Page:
By RON HUTCHISON — Special to SLAM! Wrestling

 Earl “Sully” Sullivan (left) locks up with Lord Athol Layton (right). Photo courtesy of Sully’s Gym.

Earl “Sully” Sullivan, a hero to generations of Toronto’s inner-city kids, died quietly at St. Joseph’s Health Centre in Toronto. He was 84.  The Canadian fight fraternity, both boxing and wrestling, lost a legend on Sunday.

Mr. Sullivan, the charismatic ex-boxer, manager, corner man, trainer and kind-hearted founder of the Toronto Youth and Athletic Club (the oldest youth club in Canada) was one of the most colourful characters that Toronto has ever or will ever see.

Sullivan was born Nov. 16th, 1914, in Mimico under the family name O’Sullivan. “Sully” – as he insisted on being called – adopted the name Sullivan as his surname.

A legendary figure on the Toronto boxing scene, “Sully” worked out with a who’s-who of the boxing world at his famous gym in the city’s west-end. Muhammad Ali, George Chuvalo, Clyde Gray, Joey Manteiga and Spider Jones are just some of the hundreds of talented boxers who have skipped rope and traded leather at Sully’s Gym. Today, Manteiga is the club’s director.

Professional wrestlers and other sporting heroes were also no strangers to Sully’s club. Toronto Maple Leaf hockey greats Dave “Tiger” Williams, Darryl Sittler and Jim McKenny often could be spotted at Sully’s working out as could wrestling greats such as “Whipper” Watson, “Tiger” Jeet Singh, Johnny Powers, “Sweet Daddy” Siki, Dewey Robertson and Rocky Johnson.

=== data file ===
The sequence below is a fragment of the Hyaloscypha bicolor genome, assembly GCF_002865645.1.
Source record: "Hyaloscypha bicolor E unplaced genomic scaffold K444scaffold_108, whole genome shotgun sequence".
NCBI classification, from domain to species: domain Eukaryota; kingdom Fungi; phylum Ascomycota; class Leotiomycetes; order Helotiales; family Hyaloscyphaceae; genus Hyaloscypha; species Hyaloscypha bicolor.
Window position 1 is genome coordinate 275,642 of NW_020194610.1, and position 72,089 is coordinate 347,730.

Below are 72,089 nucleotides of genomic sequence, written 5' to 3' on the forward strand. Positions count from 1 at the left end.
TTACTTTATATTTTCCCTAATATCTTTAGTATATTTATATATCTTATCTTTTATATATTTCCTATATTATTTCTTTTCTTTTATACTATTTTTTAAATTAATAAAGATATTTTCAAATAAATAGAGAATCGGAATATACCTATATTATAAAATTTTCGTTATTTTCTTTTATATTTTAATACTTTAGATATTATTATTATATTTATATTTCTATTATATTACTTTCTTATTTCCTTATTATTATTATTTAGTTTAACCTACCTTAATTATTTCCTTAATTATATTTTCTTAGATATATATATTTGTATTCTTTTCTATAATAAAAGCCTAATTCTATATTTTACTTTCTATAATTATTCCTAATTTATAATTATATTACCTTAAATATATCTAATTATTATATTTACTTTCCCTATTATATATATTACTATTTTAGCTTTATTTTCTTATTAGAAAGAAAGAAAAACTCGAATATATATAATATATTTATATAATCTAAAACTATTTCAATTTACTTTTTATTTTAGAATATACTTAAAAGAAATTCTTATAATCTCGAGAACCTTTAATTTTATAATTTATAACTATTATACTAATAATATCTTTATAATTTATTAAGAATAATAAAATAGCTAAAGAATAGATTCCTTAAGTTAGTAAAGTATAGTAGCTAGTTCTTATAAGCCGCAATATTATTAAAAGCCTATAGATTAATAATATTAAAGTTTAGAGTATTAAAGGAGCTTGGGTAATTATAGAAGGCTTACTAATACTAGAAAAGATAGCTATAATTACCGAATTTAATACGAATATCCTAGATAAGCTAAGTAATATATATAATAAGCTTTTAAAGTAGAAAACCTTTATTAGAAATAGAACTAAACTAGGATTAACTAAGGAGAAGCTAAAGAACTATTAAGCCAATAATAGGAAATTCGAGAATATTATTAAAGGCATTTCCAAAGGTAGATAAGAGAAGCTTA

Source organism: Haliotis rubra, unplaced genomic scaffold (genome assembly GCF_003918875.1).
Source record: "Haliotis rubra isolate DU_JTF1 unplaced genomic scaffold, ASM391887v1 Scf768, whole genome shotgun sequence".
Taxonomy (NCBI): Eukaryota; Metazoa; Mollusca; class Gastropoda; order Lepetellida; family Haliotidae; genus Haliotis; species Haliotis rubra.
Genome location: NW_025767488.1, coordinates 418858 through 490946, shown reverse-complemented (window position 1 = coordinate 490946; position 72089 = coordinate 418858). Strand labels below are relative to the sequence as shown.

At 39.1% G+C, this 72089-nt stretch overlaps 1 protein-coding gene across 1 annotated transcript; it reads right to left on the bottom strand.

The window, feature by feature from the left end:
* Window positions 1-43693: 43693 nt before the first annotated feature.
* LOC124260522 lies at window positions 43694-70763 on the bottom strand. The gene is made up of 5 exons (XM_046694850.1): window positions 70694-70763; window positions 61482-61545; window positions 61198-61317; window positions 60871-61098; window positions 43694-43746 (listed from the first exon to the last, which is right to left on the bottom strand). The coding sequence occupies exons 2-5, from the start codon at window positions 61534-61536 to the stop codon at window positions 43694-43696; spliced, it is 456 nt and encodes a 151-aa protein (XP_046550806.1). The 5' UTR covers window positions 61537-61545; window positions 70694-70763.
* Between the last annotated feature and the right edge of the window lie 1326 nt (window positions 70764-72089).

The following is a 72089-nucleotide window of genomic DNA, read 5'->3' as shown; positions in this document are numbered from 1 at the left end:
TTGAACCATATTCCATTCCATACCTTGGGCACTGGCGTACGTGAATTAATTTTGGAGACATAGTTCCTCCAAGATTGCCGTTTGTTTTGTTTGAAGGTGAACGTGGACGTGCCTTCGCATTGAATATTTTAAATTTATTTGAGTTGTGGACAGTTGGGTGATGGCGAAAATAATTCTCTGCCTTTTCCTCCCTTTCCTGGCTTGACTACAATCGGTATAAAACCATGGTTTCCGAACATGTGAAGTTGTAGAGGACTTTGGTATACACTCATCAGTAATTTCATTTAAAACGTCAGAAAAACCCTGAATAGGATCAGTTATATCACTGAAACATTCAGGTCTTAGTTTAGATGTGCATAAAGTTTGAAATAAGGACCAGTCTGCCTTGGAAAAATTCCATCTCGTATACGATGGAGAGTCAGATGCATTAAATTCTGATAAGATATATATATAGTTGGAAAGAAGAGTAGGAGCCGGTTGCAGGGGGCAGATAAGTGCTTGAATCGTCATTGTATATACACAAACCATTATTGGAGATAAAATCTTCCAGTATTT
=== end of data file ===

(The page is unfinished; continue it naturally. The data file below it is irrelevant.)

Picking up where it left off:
Sully was good friends with Toronto wrestling greats Lord Athol Layton and Maple Leaf Gardens’ wrestling promoter Frank Tunney. Sully even helped Tunney promote a few boxing and wrestling shows in Ontario and sometimes acted as a referee for Tunney. Sully often recalled the time when he had to give the wrestlers their pay because Frank had developed a scab on his nose from skin cancer and didn’t want the boys to see him. “I cried like a baby when Frank died”, Sully had said.

In addition to names of the not-so distant past such as Bobby Bass, midget star Farmer Brooks and the flamboyant Goldie Rogers, the Sully’s Gym wrestling program has spawned many of today’s hottest pro-wrestling superstars. Edge, Tiger Ali Singh, Christian, Ms. B. Haven, and Johnny Swinger are just the tip of the iceberg of Sully’s products who are beginning to make their mark on the world of sports/entertainment.

Sully’s never-ending charity work and his dedication to Toronto’s youth earned him numerous awards, accolades and respect from many movers and shakers. Former Toronto Mayor Art Eggleton and alderman Tony O’Donohue once sat on the board of directors of Sully’s Gym.

Sully’s Gym, the life’s passion of Earl Sullivan, will live on. The renowned Toronto institution will enter the new millennium with the exact same philosophy that Sully himself instilled in all who entered his gym: “IT’S BETTER TO BUILD BOYS–THAN MEND MEN!” Sully wouldn’t have had it any other way.

A memorial service for Sully will be held at Parkdale’s Ross Craig Funeral Home, 1357 Queen Street West, (416) 532-4446 on Saturday April 3 from 2 to 5 p.m.

In lieu of flowers donations to Sully’s Gym can be sent to: Joe Manteiga in trust for Sully’s Boxing and Athletic Club, 53 Fraser Ave., Unit 215, Toronto, Ontario, CANADA, M6K 1Y7.

Ron Hutchison has spent over half of his life working alongside Earl Sullivan teaching the art of pro-wrestling at Sully’s Gym. Today, Hutchison serves as Chief Consultant and Head Wrestling Trainer at the gym.